Wall Street Headed Lower After Five-Day Run on Fears Over Virus Surge

investors weigh the risks to the economy from tens of thousands of new coronavirus cases nationwide

Wall Street's main indexes looked set to open lower on Tuesday following the benchmark S&P 500's longest streak of gains this year as investors weighed the risks to the economy from tens of thousands of new coronavirus cases nationwide.

Florida's greater Miami area became the latest U.S. coronavirus hot spot to roll back its reopening while Texas-registered an all-time high in the number of people hospitalized at any one moment with COVID-19 for the eight straight days. Energy stocks including Occidental Petroleum Corp (OXY.N) and Concho Resources (CXO.N) dropped about two percent on worries over fuel demand.

Slight Retracement

It looks like it will be a slight retracement of Monday and Thursday's impressive gains, said Ryan Giannotto, director of research at GraniteShares ETFs in New York.

U.S. stocks have climbed despite an alarming rise in coronavirus cases as a surprise expansion in the U.S. service sector and a record job additions in June are among the slate of upbeat data recently that have bolstered views that an economic recovery is underway. The benchmark S&P 500 .SPX and Nasdaq wrapped up five straight sessions of gains on Monday, with the latter closing at a record level.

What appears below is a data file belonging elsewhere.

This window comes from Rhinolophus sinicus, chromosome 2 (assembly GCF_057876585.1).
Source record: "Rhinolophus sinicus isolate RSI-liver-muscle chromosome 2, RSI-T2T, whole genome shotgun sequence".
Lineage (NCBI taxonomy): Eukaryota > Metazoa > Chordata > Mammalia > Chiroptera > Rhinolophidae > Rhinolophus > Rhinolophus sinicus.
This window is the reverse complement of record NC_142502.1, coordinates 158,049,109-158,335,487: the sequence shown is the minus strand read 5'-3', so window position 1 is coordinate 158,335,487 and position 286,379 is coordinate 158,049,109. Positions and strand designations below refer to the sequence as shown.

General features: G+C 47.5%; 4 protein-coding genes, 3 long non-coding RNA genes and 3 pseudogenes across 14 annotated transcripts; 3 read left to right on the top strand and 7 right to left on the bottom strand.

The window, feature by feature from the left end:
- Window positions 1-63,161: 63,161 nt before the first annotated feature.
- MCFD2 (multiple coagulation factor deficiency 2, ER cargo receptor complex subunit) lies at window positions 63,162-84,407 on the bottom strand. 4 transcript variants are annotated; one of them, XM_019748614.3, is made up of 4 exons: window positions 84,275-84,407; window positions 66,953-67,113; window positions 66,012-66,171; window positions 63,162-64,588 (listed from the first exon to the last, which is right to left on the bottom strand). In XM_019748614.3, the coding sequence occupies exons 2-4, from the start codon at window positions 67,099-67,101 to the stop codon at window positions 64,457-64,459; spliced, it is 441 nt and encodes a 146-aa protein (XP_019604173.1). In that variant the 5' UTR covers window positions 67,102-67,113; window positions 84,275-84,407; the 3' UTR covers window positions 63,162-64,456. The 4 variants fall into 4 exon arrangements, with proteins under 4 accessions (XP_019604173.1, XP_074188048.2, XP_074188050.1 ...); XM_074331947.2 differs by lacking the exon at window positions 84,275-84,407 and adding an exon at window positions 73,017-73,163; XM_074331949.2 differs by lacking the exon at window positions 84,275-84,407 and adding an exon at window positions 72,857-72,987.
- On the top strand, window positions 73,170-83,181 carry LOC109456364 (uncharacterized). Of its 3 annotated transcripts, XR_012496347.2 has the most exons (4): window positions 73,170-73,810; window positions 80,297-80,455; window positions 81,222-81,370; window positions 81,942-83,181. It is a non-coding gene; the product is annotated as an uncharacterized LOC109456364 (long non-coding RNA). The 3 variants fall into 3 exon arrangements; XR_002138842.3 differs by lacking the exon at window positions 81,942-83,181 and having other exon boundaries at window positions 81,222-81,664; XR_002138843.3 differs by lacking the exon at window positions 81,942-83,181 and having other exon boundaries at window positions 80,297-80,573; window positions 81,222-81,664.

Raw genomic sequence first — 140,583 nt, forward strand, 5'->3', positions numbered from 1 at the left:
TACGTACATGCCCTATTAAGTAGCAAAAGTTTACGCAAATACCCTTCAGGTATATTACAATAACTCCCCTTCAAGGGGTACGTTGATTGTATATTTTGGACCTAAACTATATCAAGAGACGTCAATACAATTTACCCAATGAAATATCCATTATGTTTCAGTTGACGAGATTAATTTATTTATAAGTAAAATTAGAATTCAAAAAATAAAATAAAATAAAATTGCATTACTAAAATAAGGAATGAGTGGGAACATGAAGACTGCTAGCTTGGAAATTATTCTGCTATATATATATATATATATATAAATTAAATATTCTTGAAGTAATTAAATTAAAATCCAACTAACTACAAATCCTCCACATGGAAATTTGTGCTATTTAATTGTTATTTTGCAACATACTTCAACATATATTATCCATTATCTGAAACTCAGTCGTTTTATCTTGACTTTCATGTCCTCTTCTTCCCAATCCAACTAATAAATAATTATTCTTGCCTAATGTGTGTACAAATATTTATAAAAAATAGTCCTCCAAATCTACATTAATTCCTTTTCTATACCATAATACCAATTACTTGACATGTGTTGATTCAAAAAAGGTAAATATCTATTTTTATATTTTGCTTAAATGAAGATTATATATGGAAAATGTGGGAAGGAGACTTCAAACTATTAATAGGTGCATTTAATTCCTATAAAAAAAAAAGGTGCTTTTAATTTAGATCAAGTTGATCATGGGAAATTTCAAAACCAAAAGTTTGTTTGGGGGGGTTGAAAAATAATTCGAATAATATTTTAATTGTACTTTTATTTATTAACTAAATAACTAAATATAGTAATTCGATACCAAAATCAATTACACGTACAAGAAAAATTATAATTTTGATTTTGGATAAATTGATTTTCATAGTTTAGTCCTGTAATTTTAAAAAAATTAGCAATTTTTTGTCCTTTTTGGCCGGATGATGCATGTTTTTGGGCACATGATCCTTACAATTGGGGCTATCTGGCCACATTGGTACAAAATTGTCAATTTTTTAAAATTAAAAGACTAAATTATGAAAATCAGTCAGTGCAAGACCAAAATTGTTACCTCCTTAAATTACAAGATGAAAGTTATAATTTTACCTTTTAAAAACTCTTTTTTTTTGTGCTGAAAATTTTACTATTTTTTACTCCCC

Overriding Fears

US stocks

The conundrum of growing cases and rising stock prices indicates that the liquidity from monetary stimulus is overriding fears over the immediate impact of coronavirus on the economy, Giannotto said. At 8:10 a.m. ET, Dow e-minis 1YMcv1 were down 205 points, or 0.78 percent. S&P 500 e-minis EScv1 were down 20.5 points, or 0.65 percent and Nasdaq 100 e-minis NQcv1 were down 33 points, or 0.31 percent.

Novavax Inc (NVAX.O) jumped 33.8 percent as the U.S. government awarded $1.6 billion to the drugmaker to cover testing, commercialization and manufacturing of a potential coronavirus vaccine in the United States.

Travel-related stocks, which were among the hardest hit during lockdowns, fell. United Airlines Holdings Inc (UAL.O) and American Airlines Group Inc (AAL.O) were down 2.6 percent and 2.3 percent, respectively. Royal Caribbean Group (RCL.N) and Norwegian Cruise Line Holdings Ltd (NCLH.N) also dropped about one percent each, even as they announced a joint task force to help develop safety standards for restarting their businesses.